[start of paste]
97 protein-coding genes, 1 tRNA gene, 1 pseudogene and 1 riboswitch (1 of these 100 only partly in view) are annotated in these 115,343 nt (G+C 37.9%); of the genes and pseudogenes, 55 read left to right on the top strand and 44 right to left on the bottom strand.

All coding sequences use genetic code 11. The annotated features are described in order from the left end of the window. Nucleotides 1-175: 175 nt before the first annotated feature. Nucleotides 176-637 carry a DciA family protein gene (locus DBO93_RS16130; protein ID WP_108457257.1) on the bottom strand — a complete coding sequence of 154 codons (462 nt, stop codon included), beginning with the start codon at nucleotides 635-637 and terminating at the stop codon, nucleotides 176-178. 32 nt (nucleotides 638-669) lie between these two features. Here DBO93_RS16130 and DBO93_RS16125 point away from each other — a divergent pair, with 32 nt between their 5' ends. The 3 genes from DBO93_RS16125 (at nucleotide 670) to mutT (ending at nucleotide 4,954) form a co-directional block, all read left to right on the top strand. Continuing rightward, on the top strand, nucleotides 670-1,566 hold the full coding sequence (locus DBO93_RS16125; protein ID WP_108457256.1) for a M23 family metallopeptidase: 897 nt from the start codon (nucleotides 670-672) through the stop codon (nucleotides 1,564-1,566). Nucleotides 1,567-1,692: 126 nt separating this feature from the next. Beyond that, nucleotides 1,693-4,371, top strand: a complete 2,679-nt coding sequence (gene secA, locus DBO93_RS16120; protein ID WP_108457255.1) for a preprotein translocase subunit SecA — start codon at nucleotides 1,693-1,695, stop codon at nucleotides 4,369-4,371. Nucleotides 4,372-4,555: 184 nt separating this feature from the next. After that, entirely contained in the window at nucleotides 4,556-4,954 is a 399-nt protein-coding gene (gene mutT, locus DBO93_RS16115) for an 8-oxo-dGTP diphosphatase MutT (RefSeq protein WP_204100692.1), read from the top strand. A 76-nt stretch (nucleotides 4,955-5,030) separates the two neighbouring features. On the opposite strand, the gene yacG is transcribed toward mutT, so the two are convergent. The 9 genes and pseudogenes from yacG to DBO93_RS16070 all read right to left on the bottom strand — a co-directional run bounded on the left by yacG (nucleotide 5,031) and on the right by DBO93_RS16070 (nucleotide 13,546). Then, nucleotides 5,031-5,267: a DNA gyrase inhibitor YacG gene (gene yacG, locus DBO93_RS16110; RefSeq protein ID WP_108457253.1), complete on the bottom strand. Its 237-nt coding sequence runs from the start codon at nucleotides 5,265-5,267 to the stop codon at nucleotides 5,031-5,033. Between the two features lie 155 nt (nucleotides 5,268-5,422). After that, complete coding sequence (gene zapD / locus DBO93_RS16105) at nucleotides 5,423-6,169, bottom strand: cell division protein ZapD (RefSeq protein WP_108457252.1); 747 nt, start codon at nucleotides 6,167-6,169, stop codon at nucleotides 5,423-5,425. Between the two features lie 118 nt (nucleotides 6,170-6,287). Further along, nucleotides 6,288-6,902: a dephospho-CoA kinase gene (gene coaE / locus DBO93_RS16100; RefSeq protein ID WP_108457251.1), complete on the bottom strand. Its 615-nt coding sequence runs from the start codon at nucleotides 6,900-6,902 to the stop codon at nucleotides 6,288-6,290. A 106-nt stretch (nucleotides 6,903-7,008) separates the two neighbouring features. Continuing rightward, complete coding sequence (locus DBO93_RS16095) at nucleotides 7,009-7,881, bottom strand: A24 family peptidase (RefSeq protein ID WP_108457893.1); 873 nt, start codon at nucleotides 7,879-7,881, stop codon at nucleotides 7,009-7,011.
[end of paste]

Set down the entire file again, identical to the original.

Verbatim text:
97 protein-coding genes, 1 tRNA gene, 1 pseudogene and 1 riboswitch (1 of these 100 only partly in view) are annotated in these 115,343 nt (G+C 37.9%); of the genes and pseudogenes, 55 read left to right on the top strand and 44 right to left on the bottom strand.

All coding sequences use genetic code 11. The annotated features are described in order from the left end of the window. Nucleotides 1-175: 175 nt before the first annotated feature. Nucleotides 176-637 carry a DciA family protein gene (locus DBO93_RS16130; protein ID WP_108457257.1) on the bottom strand — a complete coding sequence of 154 codons (462 nt, stop codon included), beginning with the start codon at nucleotides 635-637 and terminating at the stop codon, nucleotides 176-178. 32 nt (nucleotides 638-669) lie between these two features. Here DBO93_RS16130 and DBO93_RS16125 point away from each other — a divergent pair, with 32 nt between their 5' ends. The 3 genes from DBO93_RS16125 (at nucleotide 670) to mutT (ending at nucleotide 4,954) form a co-directional block, all read left to right on the top strand. Continuing rightward, on the top strand, nucleotides 670-1,566 hold the full coding sequence (locus DBO93_RS16125; protein ID WP_108457256.1) for a M23 family metallopeptidase: 897 nt from the start codon (nucleotides 670-672) through the stop codon (nucleotides 1,564-1,566). Nucleotides 1,567-1,692: 126 nt separating this feature from the next. Beyond that, nucleotides 1,693-4,371, top strand: a complete 2,679-nt coding sequence (gene secA, locus DBO93_RS16120; protein ID WP_108457255.1) for a preprotein translocase subunit SecA — start codon at nucleotides 1,693-1,695, stop codon at nucleotides 4,369-4,371. Nucleotides 4,372-4,555: 184 nt separating this feature from the next. After that, entirely contained in the window at nucleotides 4,556-4,954 is a 399-nt protein-coding gene (gene mutT, locus DBO93_RS16115) for an 8-oxo-dGTP diphosphatase MutT (RefSeq protein WP_204100692.1), read from the top strand. A 76-nt stretch (nucleotides 4,955-5,030) separates the two neighbouring features. On the opposite strand, the gene yacG is transcribed toward mutT, so the two are convergent. The 9 genes and pseudogenes from yacG to DBO93_RS16070 all read right to left on the bottom strand — a co-directional run bounded on the left by yacG (nucleotide 5,031) and on the right by DBO93_RS16070 (nucleotide 13,546). Then, nucleotides 5,031-5,267: a DNA gyrase inhibitor YacG gene (gene yacG, locus DBO93_RS16110; RefSeq protein ID WP_108457253.1), complete on the bottom strand. Its 237-nt coding sequence runs from the start codon at nucleotides 5,265-5,267 to the stop codon at nucleotides 5,031-5,033. Between the two features lie 155 nt (nucleotides 5,268-5,422). After that, complete coding sequence (gene zapD / locus DBO93_RS16105) at nucleotides 5,423-6,169, bottom strand: cell division protein ZapD (RefSeq protein WP_108457252.1); 747 nt, start codon at nucleotides 6,167-6,169, stop codon at nucleotides 5,423-5,425. Between the two features lie 118 nt (nucleotides 6,170-6,287). Further along, nucleotides 6,288-6,902: a dephospho-CoA kinase gene (gene coaE / locus DBO93_RS16100; RefSeq protein ID WP_108457251.1), complete on the bottom strand. Its 615-nt coding sequence runs from the start codon at nucleotides 6,900-6,902 to the stop codon at nucleotides 6,288-6,290. A 106-nt stretch (nucleotides 6,903-7,008) separates the two neighbouring features. Continuing rightward, complete coding sequence (locus DBO93_RS16095) at nucleotides 7,009-7,881, bottom strand: A24 family peptidase (RefSeq protein ID WP_108457893.1); 873 nt, start codon at nucleotides 7,879-7,881, stop codon at nucleotides 7,009-7,011.